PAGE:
A fatal stabbing near the Inner Harbor early yesterday morning capped a spate of seven homicides in 48 hours, a rate more than three times Baltimore's average of fewer than one a day.
The rash of killings raises the city's homicides this year to 175, compared with 165 at this time last year, said Lt. Timothy G. Keel. In 1997, the total was 310.
Two of the recent killings, which police believe may be related, took place less than 24 hours apart on the same West Baltimore street.
A man was charged in a North Baltimore slaying Friday. All seven victims were young black males. In 1996, about 80 percent of the city's homicide victims were black men.
The most recent of the seven homicides happened outside a seafood restaurant, near the Light Street Pavilion -- one of the city's most popular tourist destinations.
The Inner Harbor homicide -- the second in that area since its revitalization about 15 years ago -- began with an argument between two groups of young people. It ended with Martrelle Creighton, 20, stabbed in the neck at about 2 a.m. yesterday, police said.
Creighton of the 7000 block of Fieldcrest Road died at the Maryland Shock Trauma Center, police said.
Three of the victim's friends told police the rival group fled toward Pratt Street but they could provide no more identification than a nickname, "Twin."
Jealousy may have been a motive in the killing, police said.
"They kill people for reasons that boggle the mind," said investigating Detective Robert L. Patton. "Really stupid stuff: disputes over drugs, turf, girlfriends, a look of disrespect."
The same block
Patton and his colleagues also were searching for clues yesterday in two unrelated shootings in the 2300 block of Whittier Ave. on Friday.
In the first, Eltoro Robertson, 26, died of gunshot wounds at 1: 56 a.m., shortly after going to his girlfriend's house on Whittier.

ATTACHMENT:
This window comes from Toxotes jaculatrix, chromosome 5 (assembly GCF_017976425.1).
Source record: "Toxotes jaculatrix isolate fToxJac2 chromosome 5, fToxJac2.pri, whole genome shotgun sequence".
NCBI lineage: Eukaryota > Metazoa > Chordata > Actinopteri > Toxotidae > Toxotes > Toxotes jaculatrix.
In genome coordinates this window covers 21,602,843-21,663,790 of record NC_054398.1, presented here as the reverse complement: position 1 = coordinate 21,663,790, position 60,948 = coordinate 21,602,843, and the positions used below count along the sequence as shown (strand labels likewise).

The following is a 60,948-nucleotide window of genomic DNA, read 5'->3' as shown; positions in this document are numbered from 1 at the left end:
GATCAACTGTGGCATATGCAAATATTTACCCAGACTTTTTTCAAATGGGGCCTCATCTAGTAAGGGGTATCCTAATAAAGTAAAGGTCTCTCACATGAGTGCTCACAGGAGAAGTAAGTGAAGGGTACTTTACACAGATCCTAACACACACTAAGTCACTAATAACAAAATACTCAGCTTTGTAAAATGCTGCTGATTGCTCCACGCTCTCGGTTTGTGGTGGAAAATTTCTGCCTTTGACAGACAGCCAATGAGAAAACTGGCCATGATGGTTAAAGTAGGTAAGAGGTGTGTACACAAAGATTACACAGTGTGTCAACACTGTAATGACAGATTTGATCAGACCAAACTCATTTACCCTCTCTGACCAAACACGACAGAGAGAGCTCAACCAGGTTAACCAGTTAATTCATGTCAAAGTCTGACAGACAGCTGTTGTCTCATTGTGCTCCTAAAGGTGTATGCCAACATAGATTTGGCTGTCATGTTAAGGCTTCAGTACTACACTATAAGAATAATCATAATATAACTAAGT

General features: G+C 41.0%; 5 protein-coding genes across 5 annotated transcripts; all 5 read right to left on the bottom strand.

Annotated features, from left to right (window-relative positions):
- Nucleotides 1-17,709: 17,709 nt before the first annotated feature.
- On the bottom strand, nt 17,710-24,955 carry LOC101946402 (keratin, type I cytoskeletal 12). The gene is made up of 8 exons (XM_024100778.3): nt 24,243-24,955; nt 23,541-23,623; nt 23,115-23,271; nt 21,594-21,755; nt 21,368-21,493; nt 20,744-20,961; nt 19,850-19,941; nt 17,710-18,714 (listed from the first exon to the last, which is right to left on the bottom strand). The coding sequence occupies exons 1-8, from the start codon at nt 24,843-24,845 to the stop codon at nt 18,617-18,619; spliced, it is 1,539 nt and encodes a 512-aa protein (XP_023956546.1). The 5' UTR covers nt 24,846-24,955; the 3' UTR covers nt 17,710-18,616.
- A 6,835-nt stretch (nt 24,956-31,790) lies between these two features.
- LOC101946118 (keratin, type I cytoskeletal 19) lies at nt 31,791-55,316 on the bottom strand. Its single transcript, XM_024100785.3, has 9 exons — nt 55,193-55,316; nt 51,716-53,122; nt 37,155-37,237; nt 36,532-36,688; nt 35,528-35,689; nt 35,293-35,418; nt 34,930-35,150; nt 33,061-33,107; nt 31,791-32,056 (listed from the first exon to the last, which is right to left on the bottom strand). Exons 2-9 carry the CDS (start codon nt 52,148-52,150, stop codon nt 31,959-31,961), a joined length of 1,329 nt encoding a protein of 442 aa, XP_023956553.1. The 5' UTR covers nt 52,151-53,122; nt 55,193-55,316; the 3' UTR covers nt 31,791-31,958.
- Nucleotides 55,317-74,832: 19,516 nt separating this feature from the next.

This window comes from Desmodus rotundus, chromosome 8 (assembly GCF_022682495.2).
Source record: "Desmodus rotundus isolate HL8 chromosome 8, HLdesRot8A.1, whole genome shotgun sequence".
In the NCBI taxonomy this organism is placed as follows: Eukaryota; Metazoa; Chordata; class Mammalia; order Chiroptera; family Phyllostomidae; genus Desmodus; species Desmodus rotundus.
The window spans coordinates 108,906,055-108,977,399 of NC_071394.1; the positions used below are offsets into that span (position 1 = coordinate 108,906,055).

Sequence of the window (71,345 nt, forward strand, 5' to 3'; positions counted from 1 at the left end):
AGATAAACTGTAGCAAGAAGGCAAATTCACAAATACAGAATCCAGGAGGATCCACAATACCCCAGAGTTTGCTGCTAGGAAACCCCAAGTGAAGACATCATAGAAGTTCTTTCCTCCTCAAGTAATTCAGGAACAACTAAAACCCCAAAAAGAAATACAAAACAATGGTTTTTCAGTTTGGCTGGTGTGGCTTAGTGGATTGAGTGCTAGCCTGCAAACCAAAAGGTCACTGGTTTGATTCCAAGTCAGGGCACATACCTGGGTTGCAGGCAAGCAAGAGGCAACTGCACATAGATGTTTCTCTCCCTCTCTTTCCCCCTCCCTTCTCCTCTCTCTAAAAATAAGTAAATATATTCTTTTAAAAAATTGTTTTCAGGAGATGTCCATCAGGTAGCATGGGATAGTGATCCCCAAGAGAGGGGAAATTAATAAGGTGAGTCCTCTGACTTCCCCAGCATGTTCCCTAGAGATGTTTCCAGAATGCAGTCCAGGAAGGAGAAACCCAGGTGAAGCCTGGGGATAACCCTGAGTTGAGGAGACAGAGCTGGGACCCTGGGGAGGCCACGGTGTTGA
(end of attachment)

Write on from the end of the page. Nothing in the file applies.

Robertson was of the 1600 block of Gwynns Falls Parkway. Police said his slaying may have been triggered by a quarrel over a woman.
Friday night, Stephen Gabriel, 36, was fatally shot at about 10: 30 p.m. as he left his home in the same block. Gabriel was on his way to work as a midnight-shift security guard at Greenspring Medical Center.
"He gave me a kiss goodbye and then got killed just seven steps from the bus stop," said his girlfriend, who did not wish to be identified.
She described Gabriel as a kindhearted, quiet person: "If you needed his last piece of bread, he would give it to you."
Police said the two deaths on Whittier Avenue might be linked. Detectives and Gabriel's girlfriend said they suspect that Gabriel was shot because he was a bystander or witnessed Robertson's death outside his front door.
"Someone watched him [Gabriel] and timed it just right to come VTC out of the [alley] corner," said Patton, the lead detective on the case. "We assume someone was following him."
On her porch, Gabriel's girlfriend asked: "Who's next, me and my family? It's an eye for an eye around here."
She and her family refused a police offer of protection and relocation yesterday, police said. "I'm not going to be looking over my shoulder, either," she said.
Police worry the second killing on Whittier Avenue could cause intimidation. "It's unfortunate, because everyone might go into silence mode," Patton said.
Also Friday night in West Baltimore, Michael Robertson, 20, was shot in the 1600 block of McKean St. at about 11: 35. The victim lived in the 2800 block of Presbury St.
The fourth Friday homicide occurred earlier in the 600 block of McKewin Ave. in North Baltimore. Robert Cox, 25, of the 3700 block of Ellerslie Ave. was stabbed several times in a street fight at about 1 p.m., police said. Cox died at Union Memorial Hospital on Friday afternoon.
Charles Bradley, 39, was charged in the killing.
The 48 hours of violence began late Thursday with a triple shooting in the Harwood section of North Baltimore that left two young men dead.
Detective Scott G. Serio, who is investigating the double homicide, said he is going door to door in the 400 block of E. Lorraine Ave. to see whether anyone will provide information on the fatal shootings of Kevin Corbett, 27, and an unidentified victim.
Although people were on the street, Serio said, nobody has come forward -- a lament echoed yesterday by his fellow investigators.
Defying ordinary prevention
The seven homicides occurred just months after Baltimore police began a "homicide suppression unit" to try to curb the city's rising homicide rate. While the unit was initially successful in high-crime neighborhoods on the city's east and west sides, most of the slayings in the past two days defied ordinary prevention tactics, police said.
The slayings left homicide detectives, especially those on the midnight shift, searching for clues, reasons and witnesses willing to tell what they saw and heard.
"We need eyes and ears to help us when they see something go down," said Keel.
Pub Date: 7/19/98